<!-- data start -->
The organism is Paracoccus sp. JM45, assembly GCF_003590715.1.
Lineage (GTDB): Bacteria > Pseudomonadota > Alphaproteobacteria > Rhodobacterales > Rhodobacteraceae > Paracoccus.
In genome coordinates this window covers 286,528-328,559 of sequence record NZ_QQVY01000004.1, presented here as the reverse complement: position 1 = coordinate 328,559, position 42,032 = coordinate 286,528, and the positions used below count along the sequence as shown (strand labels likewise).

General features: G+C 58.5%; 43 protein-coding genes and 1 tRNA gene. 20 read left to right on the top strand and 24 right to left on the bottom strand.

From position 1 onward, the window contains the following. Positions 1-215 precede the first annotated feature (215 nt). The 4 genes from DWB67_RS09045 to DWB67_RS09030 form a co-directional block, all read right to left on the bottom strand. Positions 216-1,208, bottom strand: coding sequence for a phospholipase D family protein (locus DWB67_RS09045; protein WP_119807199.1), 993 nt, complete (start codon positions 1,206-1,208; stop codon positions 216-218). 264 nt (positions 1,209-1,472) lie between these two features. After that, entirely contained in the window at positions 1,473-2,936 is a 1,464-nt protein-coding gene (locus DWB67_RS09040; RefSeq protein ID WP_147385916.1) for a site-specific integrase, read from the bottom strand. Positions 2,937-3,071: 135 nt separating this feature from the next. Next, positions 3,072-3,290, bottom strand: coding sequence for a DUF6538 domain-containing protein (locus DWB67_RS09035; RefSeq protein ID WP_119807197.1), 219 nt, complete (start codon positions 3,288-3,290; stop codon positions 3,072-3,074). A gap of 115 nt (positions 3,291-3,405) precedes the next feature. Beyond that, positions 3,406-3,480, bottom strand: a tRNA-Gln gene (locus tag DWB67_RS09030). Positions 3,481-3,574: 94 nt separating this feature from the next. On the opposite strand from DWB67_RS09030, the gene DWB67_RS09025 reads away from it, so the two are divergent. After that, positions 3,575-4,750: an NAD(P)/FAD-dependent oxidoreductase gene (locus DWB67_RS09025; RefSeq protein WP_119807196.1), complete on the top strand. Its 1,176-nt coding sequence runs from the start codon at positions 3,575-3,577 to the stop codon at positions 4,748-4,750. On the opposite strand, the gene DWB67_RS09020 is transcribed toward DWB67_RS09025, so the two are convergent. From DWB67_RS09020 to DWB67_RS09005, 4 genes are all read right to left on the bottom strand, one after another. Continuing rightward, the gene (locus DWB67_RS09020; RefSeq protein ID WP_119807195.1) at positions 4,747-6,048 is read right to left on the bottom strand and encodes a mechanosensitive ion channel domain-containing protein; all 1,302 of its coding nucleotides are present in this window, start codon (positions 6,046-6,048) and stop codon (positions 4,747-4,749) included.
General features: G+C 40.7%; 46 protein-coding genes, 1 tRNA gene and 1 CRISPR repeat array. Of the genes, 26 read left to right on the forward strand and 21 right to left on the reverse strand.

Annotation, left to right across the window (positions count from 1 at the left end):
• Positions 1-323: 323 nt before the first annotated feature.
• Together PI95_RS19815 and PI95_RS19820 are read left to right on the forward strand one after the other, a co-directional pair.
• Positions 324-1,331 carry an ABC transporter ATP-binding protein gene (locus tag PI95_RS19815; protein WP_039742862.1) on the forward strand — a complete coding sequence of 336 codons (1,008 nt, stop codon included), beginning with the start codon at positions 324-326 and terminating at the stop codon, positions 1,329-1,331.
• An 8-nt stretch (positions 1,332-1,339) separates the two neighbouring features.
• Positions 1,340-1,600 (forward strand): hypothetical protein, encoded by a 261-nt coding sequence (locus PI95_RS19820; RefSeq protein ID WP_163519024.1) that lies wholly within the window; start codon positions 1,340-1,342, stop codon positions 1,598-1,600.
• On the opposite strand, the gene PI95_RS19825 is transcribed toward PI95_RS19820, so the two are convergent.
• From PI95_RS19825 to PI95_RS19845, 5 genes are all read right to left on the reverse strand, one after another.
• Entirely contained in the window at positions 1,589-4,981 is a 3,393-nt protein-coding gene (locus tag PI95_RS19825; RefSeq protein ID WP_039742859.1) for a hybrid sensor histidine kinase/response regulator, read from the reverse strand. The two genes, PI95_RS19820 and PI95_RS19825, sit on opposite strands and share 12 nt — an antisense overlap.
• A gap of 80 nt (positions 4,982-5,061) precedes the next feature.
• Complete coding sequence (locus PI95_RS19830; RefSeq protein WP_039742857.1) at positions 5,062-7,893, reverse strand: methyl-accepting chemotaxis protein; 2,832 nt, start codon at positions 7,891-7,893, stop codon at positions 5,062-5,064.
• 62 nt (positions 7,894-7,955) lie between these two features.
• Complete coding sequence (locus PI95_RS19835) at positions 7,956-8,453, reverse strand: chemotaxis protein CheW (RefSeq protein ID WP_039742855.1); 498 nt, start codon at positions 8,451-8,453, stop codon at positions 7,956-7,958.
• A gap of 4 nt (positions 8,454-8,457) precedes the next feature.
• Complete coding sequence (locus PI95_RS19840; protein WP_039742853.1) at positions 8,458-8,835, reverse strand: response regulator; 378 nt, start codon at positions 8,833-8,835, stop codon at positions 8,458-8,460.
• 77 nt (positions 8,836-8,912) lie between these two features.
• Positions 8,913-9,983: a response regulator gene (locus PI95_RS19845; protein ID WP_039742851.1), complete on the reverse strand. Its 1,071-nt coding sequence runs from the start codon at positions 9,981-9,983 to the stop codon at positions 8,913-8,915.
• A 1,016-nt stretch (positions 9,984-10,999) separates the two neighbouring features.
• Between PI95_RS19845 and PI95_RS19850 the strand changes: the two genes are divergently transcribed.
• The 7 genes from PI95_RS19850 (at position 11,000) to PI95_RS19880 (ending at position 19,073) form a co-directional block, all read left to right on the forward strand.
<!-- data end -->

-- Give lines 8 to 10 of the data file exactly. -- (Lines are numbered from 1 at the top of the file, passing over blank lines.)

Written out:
• Positions 1-323: 323 nt before the first annotated feature.
• Together PI95_RS19815 and PI95_RS19820 are read left to right on the forward strand one after the other, a co-directional pair.
• Positions 324-1,331 carry an ABC transporter ATP-binding protein gene (locus tag PI95_RS19815; protein WP_039742862.1) on the forward strand — a complete coding sequence of 336 codons (1,008 nt, stop codon included), beginning with the start codon at positions 324-326 and terminating at the stop codon, positions 1,329-1,331.